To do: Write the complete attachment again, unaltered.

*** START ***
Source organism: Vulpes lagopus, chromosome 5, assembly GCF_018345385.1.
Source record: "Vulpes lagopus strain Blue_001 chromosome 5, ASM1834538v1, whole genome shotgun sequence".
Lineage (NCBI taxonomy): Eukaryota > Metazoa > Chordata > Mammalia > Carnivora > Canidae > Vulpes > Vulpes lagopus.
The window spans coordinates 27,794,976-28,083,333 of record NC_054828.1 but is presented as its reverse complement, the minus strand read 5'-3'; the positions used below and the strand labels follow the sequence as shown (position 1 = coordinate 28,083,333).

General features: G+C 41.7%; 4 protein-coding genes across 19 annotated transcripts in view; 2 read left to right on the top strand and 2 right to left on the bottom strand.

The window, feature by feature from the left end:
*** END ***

Source organism: Vulpes lagopus, chromosome 5, assembly GCF_018345385.1.
Source record: "Vulpes lagopus strain Blue_001 chromosome 5, ASM1834538v1, whole genome shotgun sequence".
Lineage (NCBI taxonomy): Eukaryota > Metazoa > Chordata > Mammalia > Carnivora > Canidae > Vulpes > Vulpes lagopus.
The window spans coordinates 27,794,976-28,083,333 of record NC_054828.1 but is presented as its reverse complement, the minus strand read 5'-3'; the positions used below and the strand labels follow the sequence as shown (position 1 = coordinate 28,083,333).

General features: G+C 41.7%; 4 protein-coding genes across 19 annotated transcripts in view; 2 read left to right on the top strand and 2 right to left on the bottom strand.

The window, feature by feature from the left end: